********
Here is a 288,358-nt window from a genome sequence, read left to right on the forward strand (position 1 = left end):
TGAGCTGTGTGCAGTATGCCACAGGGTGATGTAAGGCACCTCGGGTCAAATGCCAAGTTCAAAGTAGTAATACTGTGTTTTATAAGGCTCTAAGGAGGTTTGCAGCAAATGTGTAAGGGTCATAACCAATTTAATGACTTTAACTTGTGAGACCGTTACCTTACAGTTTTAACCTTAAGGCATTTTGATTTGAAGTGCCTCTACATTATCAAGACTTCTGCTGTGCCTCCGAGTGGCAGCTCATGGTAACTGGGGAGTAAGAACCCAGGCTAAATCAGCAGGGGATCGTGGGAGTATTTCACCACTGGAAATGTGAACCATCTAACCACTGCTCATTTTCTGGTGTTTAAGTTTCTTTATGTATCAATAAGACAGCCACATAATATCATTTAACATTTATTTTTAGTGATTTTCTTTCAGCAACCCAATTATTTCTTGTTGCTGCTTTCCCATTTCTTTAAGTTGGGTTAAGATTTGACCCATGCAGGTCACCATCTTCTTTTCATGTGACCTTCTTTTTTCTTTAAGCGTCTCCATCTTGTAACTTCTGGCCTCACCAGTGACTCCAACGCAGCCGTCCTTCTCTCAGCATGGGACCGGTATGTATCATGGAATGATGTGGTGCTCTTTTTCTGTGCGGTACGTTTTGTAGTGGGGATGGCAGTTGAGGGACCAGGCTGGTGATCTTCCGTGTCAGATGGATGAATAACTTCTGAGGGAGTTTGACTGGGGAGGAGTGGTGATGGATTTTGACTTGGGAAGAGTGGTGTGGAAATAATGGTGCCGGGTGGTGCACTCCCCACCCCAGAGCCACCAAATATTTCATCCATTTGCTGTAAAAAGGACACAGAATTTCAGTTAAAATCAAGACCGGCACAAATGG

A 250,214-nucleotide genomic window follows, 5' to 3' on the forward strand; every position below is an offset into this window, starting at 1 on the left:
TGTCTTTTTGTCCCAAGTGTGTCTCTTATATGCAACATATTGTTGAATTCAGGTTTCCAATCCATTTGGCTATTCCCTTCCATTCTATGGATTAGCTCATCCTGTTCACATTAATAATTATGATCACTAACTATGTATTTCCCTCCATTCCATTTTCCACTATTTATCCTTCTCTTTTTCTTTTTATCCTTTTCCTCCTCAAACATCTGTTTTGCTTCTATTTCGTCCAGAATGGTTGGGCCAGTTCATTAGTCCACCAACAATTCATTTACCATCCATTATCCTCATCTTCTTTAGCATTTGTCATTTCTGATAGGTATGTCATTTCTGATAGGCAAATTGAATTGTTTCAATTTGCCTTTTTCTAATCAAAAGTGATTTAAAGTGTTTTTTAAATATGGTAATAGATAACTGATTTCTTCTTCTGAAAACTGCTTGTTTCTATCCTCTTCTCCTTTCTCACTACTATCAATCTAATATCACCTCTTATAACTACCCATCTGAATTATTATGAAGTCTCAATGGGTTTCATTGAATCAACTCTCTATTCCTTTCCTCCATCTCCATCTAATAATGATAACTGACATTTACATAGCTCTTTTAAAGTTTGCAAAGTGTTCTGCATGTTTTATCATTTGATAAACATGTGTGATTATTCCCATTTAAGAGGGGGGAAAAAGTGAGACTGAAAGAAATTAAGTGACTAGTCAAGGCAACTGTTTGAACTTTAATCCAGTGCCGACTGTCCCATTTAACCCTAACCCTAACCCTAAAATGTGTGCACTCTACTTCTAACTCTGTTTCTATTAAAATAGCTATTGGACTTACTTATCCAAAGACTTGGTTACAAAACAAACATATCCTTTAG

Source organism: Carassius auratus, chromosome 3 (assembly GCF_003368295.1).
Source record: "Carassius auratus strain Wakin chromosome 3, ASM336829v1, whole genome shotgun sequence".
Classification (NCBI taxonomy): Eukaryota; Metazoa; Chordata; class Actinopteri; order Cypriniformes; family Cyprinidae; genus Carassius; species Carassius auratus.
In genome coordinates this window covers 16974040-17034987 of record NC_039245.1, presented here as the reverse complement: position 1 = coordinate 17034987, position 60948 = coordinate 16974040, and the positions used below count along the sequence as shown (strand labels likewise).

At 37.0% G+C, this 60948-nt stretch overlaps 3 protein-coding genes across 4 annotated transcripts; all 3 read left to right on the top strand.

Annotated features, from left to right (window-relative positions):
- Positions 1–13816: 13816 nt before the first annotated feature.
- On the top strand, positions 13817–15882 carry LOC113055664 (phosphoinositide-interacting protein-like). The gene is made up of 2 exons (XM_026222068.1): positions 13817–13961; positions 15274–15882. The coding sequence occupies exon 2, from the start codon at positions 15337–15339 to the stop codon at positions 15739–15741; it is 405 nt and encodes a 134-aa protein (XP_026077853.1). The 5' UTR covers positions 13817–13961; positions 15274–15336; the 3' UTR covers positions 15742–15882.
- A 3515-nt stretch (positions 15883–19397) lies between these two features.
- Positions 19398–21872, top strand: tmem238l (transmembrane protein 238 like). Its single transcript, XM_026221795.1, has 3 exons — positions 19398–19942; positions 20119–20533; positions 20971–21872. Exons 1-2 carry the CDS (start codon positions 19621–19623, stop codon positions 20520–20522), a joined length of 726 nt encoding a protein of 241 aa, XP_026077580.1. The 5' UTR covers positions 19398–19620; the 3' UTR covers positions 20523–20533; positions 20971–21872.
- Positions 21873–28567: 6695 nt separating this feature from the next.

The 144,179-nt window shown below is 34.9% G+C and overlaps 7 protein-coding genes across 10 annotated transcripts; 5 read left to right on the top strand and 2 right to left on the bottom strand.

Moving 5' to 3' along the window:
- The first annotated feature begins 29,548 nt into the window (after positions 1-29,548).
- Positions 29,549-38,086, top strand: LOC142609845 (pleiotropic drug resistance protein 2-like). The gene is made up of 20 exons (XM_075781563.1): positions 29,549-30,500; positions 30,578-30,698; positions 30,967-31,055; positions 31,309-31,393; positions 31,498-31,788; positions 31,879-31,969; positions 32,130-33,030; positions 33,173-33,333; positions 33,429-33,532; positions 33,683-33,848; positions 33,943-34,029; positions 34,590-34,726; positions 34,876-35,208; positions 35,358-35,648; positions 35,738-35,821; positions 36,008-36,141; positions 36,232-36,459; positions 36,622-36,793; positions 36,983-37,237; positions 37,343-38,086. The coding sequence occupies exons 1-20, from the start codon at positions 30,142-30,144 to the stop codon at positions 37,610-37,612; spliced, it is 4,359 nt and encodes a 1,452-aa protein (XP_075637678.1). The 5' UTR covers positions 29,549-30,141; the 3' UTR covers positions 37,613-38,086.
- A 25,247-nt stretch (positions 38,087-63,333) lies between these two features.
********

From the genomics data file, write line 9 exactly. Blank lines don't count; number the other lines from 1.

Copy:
At 37.0% G+C, this 60948-nt stretch overlaps 3 protein-coding genes across 4 annotated transcripts; all 3 read left to right on the top strand.